$_SESSION['cart'] AS $item){
       
    printf($row$itemgetDescription($item), getPrice($item));
    }
    echo 
    $bottom;
    it was a bad example, but if your that desperate to separate logic from HTML, it works.
    Jake Arkinstall
    "Sometimes you don't need to reinvent the wheel;
    Sometimes its enough to make that wheel more rounded"-Molona

  21. #21
    SitePoint Addict Hero Doug's Avatar
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    I also do as Mike B does in template files. The colon and endforeach/endif/etc syntax makes things clearer when mixed with HTML than curly braces. A separate templating language just wastes time.
    But if you're not careful then you could end up with template files like Mamboserver. Their the most horrible thing I've laid eyes on.

  22. #22
    SitePoint Wizard Hammer65's Avatar
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    Quote Originally Posted by Dan Grossman View Post
    I also do as Mike B does in template files. The colon and endforeach/endif/etc syntax makes things clearer when mixed with HTML than curly braces. A separate templating language just wastes time.
    Sometimes the point of a template system isn't to save time. Rightly or wrongly, our designer is a little scared of PHP. She's a good designer, and that is what we pay her for after all. Using templates, lets her do what she does and lets me do what I do. For less complex projects we can use includes or code at the top or includes in various places in the HTML.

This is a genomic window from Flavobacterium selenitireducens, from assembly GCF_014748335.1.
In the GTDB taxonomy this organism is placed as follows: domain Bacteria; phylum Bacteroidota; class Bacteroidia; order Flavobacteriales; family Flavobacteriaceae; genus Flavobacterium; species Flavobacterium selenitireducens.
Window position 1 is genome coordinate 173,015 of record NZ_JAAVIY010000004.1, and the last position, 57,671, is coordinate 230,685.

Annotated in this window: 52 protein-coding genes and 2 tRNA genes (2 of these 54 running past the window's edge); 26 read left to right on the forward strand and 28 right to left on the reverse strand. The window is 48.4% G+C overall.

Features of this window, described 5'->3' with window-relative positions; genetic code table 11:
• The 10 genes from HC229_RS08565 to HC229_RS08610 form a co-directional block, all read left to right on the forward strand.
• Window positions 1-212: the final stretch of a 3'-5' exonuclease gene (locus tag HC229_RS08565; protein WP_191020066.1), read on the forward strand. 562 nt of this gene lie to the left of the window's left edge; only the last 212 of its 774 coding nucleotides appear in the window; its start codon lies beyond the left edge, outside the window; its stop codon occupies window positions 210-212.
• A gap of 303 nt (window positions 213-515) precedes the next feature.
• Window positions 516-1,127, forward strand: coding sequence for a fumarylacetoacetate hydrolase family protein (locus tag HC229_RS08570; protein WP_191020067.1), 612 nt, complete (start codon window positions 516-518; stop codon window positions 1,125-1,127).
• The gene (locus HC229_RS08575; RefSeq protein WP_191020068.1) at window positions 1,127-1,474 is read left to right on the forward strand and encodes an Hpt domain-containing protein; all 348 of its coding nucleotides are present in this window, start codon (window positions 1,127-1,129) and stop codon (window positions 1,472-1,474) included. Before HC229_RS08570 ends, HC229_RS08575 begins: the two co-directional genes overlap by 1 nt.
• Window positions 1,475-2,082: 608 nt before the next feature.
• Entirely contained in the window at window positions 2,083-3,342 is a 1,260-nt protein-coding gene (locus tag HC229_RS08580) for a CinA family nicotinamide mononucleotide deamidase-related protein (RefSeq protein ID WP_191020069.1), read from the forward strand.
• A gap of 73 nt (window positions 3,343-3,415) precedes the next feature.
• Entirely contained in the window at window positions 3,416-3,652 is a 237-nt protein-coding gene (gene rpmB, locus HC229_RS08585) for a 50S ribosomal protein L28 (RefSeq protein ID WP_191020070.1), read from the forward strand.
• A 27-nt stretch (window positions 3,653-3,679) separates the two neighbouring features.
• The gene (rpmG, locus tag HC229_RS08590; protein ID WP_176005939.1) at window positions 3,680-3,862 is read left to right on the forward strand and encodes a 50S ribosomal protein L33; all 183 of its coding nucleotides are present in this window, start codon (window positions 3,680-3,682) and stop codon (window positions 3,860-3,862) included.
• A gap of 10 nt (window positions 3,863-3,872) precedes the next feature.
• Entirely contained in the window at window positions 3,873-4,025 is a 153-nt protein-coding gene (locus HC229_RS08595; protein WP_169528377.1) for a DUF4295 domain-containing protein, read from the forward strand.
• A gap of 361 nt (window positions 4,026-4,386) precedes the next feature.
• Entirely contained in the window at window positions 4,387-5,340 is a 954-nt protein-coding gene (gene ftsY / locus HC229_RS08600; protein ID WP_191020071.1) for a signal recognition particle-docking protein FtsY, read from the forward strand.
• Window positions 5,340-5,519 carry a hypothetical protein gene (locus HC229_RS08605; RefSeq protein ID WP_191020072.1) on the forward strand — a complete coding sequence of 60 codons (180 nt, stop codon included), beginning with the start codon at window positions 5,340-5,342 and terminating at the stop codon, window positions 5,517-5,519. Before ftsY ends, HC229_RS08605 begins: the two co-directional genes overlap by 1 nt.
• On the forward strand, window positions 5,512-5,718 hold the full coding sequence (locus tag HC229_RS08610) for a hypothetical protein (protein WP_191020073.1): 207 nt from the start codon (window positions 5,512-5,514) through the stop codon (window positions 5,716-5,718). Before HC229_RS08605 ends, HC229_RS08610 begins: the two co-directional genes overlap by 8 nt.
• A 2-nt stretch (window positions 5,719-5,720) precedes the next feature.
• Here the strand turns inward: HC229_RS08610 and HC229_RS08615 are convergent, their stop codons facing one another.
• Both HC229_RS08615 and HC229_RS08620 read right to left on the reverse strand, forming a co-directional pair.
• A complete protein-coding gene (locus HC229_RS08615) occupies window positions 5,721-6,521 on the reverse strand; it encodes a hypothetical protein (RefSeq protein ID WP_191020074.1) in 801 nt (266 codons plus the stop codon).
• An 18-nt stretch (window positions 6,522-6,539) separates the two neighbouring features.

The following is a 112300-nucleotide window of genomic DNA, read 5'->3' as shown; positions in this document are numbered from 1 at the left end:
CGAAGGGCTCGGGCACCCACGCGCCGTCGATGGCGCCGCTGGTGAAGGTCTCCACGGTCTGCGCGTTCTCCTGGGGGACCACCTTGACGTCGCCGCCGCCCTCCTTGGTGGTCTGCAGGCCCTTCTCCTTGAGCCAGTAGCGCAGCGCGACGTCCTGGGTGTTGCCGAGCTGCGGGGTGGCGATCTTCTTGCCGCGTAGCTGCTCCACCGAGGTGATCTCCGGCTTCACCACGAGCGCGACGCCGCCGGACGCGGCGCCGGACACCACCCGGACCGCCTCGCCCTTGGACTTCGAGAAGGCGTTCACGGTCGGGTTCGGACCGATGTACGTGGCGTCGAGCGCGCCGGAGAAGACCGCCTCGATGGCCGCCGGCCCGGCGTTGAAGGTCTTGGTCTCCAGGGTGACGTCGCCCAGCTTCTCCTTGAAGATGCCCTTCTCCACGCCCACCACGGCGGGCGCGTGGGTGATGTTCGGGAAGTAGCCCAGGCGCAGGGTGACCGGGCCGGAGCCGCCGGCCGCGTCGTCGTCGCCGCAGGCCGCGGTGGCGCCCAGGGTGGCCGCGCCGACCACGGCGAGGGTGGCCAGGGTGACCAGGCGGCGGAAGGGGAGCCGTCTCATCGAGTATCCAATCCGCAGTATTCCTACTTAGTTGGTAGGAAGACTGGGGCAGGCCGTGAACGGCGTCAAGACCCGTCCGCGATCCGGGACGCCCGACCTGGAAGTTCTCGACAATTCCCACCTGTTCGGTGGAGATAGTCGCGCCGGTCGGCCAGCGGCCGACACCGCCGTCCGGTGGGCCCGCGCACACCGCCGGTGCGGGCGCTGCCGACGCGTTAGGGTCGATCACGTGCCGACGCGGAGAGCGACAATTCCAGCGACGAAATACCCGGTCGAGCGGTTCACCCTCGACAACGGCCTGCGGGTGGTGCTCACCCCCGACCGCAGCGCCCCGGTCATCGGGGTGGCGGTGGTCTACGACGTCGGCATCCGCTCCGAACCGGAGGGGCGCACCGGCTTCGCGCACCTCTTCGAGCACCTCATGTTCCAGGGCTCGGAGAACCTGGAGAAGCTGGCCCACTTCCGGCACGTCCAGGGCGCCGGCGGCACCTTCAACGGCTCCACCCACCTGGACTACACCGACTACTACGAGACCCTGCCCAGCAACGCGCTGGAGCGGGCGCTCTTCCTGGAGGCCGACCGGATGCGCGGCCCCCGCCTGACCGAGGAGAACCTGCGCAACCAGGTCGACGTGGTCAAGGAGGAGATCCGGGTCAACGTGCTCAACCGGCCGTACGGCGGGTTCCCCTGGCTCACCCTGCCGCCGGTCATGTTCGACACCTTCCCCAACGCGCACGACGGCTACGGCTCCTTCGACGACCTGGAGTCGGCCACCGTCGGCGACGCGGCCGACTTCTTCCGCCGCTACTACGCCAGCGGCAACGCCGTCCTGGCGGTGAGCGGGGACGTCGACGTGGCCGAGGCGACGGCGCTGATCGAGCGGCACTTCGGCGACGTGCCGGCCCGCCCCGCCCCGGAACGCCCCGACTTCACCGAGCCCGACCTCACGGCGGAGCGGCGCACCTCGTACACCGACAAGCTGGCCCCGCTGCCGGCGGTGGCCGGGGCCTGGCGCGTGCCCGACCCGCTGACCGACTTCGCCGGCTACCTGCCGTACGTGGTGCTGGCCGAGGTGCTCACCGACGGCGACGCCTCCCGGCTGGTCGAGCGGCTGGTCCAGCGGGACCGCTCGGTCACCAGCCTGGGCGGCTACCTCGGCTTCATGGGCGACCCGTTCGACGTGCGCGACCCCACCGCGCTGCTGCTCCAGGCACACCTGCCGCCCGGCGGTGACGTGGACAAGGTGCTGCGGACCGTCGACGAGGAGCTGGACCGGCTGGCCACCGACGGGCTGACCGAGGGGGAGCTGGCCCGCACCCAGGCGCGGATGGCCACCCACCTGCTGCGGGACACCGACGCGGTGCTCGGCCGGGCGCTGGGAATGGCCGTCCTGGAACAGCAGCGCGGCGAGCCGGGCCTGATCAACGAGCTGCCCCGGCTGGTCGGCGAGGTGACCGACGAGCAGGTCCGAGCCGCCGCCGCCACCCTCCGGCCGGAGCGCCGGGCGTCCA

I am all for doing MVC where it can be done, or at least TRYING to separate business logic from presentation. I am no different than anyone else here, I like to be able to quickly scan code, understand it, and modify it if necessary with a minimum of time. I don't however believe that applying principles of DESKTOP program design, always applies to the web. If for no other reason than that the presentation is not normally done programmatically, but done with a document format.

    A document format complex enough, that constructing it with an API is sometimes overkill and much too verbose. For small projects you need to be able to mix the document with the code in some ways sometimes.

    Then you have CMS systems that put together pages in blocks, for the sake of customization and ease of use for non-technical users.